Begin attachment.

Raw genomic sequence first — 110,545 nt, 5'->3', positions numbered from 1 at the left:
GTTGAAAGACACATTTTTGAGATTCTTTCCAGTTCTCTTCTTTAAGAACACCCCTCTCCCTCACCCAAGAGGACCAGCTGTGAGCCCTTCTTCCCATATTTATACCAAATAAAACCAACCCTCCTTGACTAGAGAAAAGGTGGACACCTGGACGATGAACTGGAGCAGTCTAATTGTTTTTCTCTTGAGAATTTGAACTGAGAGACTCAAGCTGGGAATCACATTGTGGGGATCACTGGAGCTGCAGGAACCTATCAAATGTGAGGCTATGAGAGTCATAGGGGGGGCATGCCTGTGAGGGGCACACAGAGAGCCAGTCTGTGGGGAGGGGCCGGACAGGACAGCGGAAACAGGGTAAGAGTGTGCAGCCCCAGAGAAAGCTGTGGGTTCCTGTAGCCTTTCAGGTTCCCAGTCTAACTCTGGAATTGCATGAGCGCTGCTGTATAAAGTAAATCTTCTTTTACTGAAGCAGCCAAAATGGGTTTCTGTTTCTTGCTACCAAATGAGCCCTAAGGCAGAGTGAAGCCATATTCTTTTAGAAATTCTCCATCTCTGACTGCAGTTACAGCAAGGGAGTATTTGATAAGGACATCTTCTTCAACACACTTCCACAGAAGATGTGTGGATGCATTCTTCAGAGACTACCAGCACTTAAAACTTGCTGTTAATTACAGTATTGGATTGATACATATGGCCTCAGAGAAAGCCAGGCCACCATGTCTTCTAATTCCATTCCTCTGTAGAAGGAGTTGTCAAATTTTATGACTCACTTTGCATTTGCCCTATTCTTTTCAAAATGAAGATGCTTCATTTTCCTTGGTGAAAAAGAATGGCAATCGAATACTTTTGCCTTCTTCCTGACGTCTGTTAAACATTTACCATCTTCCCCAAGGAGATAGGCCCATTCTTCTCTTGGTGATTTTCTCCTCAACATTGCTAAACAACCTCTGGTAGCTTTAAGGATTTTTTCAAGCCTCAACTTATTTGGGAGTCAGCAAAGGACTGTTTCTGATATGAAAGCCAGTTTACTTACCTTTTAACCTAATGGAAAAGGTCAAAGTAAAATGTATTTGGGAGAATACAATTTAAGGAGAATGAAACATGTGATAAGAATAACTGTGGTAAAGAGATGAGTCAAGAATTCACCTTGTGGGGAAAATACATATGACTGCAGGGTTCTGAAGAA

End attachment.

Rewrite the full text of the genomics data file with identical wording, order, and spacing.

Raw genomic sequence first — 110,545 nt, 5'->3', positions numbered from 1 at the left:
GTTGAAAGACACATTTTTGAGATTCTTTCCAGTTCTCTTCTTTAAGAACACCCCTCTCCCTCACCCAAGAGGACCAGCTGTGAGCCCTTCTTCCCATATTTATACCAAATAAAACCAACCCTCCTTGACTAGAGAAAAGGTGGACACCTGGACGATGAACTGGAGCAGTCTAATTGTTTTTCTCTTGAGAATTTGAACTGAGAGACTCAAGCTGGGAATCACATTGTGGGGATCACTGGAGCTGCAGGAACCTATCAAATGTGAGGCTATGAGAGTCATAGGGGGGGCATGCCTGTGAGGGGCACACAGAGAGCCAGTCTGTGGGGAGGGGCCGGACAGGACAGCGGAAACAGGGTAAGAGTGTGCAGCCCCAGAGAAAGCTGTGGGTTCCTGTAGCCTTTCAGGTTCCCAGTCTAACTCTGGAATTGCATGAGCGCTGCTGTATAAAGTAAATCTTCTTTTACTGAAGCAGCCAAAATGGGTTTCTGTTTCTTGCTACCAAATGAGCCCTAAGGCAGAGTGAAGCCATATTCTTTTAGAAATTCTCCATCTCTGACTGCAGTTACAGCAAGGGAGTATTTGATAAGGACATCTTCTTCAACACACTTCCACAGAAGATGTGTGGATGCATTCTTCAGAGACTACCAGCACTTAAAACTTGCTGTTAATTACAGTATTGGATTGATACATATGGCCTCAGAGAAAGCCAGGCCACCATGTCTTCTAATTCCATTCCTCTGTAGAAGGAGTTGTCAAATTTTATGACTCACTTTGCATTTGCCCTATTCTTTTCAAAATGAAGATGCTTCATTTTCCTTGGTGAAAAAGAATGGCAATCGAATACTTTTGCCTTCTTCCTGACGTCTGTTAAACATTTACCATCTTCCCCAAGGAGATAGGCCCATTCTTCTCTTGGTGATTTTCTCCTCAACATTGCTAAACAACCTCTGGTAGCTTTAAGGATTTTTTCAAGCCTCAACTTATTTGGGAGTCAGCAAAGGACTGTTTCTGATATGAAAGCCAGTTTACTTACCTTTTAACCTAATGGAAAAGGTCAAAGTAAAATGTATTTGGGAGAATACAATTTAAGGAGAATGAAACATGTGATAAGAATAACTGTGGTAAAGAGATGAGTCAAGAATTCACCTTGTGGGGAAAATACATATGACTGCAGGGTTCTGAAGAA